Apple could do massive damage to the online ad industry– especially with Safari on iOS– simply by putting in a Do Not Track toggle switch which users control. Tap it or click it. No tracking. Why doesn’t Apple do that?
Apple makes money the old fashioned way. It creates a product. You buy the product. If you don’t like it, you buy something else. That’s a time honored method for making money and Apple does it well. On the other side of the fence are the likes of Google and Facebook who provide users with free software to use in exchange for private information which is then used against them with advertising.
I get it. Advertising greases the wheels of commerce. Advertising makes the world go round. We need online advertising to keep the price of content at near free. Apple is helping.
Owen Williams has a different perspective, but one that moves in the right direction.
Apple wants to kill the ad industry. It’s forcing developers to help.
The reality is different. Apple does not want to kill the advertising industry. Apple wants to save the industry from itself. Advertising is in danger. Apple wants to help.
Even Williams understands.
Over the last few years, Apple has quietly been moving to curtail the advertising industry’s broad reach. It began blocking trackers by default, added ad-blocking to the iPhone, and began restricting cookies in the web browser.
The most revealing word in that consideration is curtail. Apple wants to curtail the advertising industry’s reach and one way to do that is to curb tracking methods.
Now, in iOS 13, it’s going one step further and focusing on a bigger goal: kneecapping the digital marketing industry entirely, and there’s no way to avoid it.
That’s not quite true, either, but it looks ominous for the ad industry.
‘Sign in with Apple’ is a flagship feature in iOS 13, due to be released in the fall, makes it easier to sign into apps. Just like signing in with Facebook or Google, the idea is that it’ll make it easier to create an account in an app without typing out your details—with a key difference: Apple anonymizes the user’s email address and identity almost entirely, so the developer never receives their real details.
There is little doubt that Sign in with Apple will be popular because, for those who choose to use it, it means another arrow is removed from the advertiser’s quiver, and users get a little more control.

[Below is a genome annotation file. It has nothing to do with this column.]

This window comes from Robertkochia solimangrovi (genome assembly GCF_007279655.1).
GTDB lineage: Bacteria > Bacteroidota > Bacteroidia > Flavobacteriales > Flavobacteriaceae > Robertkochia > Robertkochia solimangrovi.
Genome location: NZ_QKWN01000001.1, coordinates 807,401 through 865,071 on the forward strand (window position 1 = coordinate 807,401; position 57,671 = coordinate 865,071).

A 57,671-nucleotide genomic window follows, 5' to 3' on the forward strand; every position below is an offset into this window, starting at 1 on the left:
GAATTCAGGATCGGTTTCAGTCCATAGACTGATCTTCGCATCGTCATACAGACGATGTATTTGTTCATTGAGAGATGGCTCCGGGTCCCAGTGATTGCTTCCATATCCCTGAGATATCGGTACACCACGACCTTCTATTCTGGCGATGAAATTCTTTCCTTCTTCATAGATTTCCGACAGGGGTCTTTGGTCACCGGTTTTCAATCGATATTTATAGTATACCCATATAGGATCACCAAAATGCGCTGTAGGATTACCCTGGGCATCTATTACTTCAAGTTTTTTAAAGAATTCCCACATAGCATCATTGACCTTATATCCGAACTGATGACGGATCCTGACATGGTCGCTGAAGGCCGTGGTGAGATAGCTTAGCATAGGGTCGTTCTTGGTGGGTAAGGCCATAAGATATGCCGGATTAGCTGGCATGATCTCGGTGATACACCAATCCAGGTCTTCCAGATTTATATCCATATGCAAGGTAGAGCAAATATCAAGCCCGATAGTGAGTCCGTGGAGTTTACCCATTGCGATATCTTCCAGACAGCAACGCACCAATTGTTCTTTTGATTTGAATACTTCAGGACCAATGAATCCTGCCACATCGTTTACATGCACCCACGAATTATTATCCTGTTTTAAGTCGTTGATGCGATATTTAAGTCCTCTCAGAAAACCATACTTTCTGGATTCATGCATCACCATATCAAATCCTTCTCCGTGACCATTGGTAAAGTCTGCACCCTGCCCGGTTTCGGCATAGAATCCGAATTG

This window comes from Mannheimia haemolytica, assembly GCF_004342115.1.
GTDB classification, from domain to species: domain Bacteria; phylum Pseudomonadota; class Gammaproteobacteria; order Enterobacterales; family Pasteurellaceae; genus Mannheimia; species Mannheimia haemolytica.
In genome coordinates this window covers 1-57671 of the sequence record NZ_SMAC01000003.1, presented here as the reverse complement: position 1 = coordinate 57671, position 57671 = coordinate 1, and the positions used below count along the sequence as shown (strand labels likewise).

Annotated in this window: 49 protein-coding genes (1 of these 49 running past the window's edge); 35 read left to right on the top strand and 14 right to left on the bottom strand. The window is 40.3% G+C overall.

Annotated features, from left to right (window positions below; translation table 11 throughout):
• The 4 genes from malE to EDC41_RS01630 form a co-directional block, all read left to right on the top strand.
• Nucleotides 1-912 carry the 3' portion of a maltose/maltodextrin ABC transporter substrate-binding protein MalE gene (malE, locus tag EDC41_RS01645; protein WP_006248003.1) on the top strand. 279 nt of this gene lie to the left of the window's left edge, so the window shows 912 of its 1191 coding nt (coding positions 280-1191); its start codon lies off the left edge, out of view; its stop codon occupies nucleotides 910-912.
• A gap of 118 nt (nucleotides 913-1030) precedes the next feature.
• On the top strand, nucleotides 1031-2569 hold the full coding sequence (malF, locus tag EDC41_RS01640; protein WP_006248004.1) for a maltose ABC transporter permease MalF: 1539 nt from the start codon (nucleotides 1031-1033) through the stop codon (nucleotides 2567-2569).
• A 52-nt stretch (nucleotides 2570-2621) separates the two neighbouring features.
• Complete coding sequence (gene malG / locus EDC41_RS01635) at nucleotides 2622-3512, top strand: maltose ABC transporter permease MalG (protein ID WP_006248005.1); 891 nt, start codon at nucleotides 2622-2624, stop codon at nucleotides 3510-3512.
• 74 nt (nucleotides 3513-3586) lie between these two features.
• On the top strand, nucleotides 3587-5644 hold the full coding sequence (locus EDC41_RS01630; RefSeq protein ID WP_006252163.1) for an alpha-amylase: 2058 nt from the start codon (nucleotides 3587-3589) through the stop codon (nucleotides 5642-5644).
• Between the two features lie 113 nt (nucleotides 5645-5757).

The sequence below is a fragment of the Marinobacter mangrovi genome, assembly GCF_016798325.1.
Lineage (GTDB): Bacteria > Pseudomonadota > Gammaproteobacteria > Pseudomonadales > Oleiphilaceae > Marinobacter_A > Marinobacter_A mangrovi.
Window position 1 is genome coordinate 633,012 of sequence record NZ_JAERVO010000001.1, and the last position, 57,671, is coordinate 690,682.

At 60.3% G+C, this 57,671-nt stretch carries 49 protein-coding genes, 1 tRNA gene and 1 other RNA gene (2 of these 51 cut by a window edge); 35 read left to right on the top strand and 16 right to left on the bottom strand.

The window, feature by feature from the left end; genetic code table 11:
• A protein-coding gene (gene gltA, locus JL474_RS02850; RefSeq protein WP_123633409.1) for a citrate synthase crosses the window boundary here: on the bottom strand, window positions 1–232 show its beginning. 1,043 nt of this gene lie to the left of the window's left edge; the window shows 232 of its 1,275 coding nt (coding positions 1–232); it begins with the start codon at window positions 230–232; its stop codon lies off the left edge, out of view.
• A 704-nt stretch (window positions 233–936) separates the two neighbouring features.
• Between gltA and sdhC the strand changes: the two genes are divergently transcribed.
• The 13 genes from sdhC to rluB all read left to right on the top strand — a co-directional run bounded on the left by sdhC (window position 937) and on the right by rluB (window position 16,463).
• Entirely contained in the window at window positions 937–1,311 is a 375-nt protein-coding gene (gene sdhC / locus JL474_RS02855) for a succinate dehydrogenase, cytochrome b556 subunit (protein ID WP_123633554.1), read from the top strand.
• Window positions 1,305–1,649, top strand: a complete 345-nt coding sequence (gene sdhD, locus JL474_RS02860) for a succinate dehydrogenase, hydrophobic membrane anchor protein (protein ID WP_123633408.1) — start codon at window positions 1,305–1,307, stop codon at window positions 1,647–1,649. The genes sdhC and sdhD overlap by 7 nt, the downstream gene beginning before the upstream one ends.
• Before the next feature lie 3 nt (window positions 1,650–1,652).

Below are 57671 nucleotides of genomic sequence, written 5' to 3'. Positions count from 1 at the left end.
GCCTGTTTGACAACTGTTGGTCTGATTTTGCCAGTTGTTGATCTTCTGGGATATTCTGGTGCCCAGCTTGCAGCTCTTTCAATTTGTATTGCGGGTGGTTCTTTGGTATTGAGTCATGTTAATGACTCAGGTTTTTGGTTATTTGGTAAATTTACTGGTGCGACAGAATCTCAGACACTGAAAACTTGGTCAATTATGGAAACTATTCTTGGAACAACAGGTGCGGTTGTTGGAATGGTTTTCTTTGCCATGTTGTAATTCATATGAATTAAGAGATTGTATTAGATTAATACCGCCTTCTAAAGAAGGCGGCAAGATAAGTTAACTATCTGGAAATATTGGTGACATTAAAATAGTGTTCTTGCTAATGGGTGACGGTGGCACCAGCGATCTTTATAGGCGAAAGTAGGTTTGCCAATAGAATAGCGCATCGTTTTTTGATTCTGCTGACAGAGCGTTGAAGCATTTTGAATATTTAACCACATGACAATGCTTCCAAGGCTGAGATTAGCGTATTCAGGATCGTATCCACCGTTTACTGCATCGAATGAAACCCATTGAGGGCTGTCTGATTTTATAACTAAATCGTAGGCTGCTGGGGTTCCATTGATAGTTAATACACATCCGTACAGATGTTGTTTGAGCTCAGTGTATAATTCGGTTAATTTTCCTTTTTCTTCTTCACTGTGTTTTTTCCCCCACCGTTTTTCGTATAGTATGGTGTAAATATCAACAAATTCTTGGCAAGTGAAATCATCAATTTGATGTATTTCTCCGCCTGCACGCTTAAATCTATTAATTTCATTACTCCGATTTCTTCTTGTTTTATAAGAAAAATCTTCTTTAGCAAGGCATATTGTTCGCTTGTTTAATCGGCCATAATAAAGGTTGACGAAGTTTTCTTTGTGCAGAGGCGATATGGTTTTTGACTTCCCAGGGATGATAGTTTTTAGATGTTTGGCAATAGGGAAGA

iPhone represents about 30-percent of the entire smartphone industry and the Mac represents perhaps 10-percent, so it isn’t likely that Apple’s new anti-advertising tools will do much to damage advertisings who gather data other ways, but it will have an impact, and it will help to segregate Apple’s iPhone, iPad, and Mac from the general riffraff of Windows PCs and Android devices which are overflowing with advertising and trackers.
Williams likes the latest idea with Sign in with Apple as a user.
As a person in digital marketing, as well as a coder and startup founder, the feature terrifies me: Apple wants to remove the last piece of control I actually had over my product’s marketing.
Again, Apple’s steps are good for users but won’t have much impact on app developers and especially little to dent online advertisers and marketers.
And, Apple gives customers plenty of choices to be tracked by advertisers if they choose– Google, for example, is the default search engine on iOS, macOS, and iPad OS.
I don’t have a choice. Apple plans to force developers using third-party signin features to add its signin along any competing ones, rather than allowing them to make the choice.
That’s wrong, too. While developers will be required to put Sign in with Apple at the top of Sign in with Google or Sign in with Facebook, and the option is user friendly, it won’t matter to most app developers.
Apple is backing developers and small businesses into a corner, forcing them to use the technology, and using the App Store—again—as a tool to further its own reach.
Apple’s developer community does not get much personal or private information from users that is of monetary value vs. in-app purchases or Apple’s own advertising system. They may make some money with collected data, but Apple has been crimping that for a few years.
With Apple sign-in, the company is set to do the same thing: by selling the tool as a privacy-focused feature, the company is building a new identity system that it owns entirely.
Wrong again. Customers still have choice. Developers still have choice. Sign in with Apple is good for users and Apple customers, but to think they will move 100-percent to it is folly.
There’s bitter irony in Apple denouncing other companies’ collection of data with a sign-in service, then launching its own, asking that you give that data to them, instead. I definitely trust Apple to act with my interests at heart today, but what about tomorrow, when the bottom falls out of iPhone sales, and the math changes?
That’s a different story. What happens when the government steps in and limits advertiser’s data collection efforts anyway? Boo hoo, right? Advertisers have enough private information already, so curtailing some of it, even if most of the effort shows up on Apple’s products, won’t do much damage anywhere.
Mac360, my site NoodleMac, and all the AppleVillagers websites stopped trackers years ago. Our websites have no trackers, no ad trackers, no analytics trackers, and no cookies. But we do have ads to help support our respective platforms.
It works. Win win win. Everyone benefits. What Apple is doing will benefit those that matter most. Customers.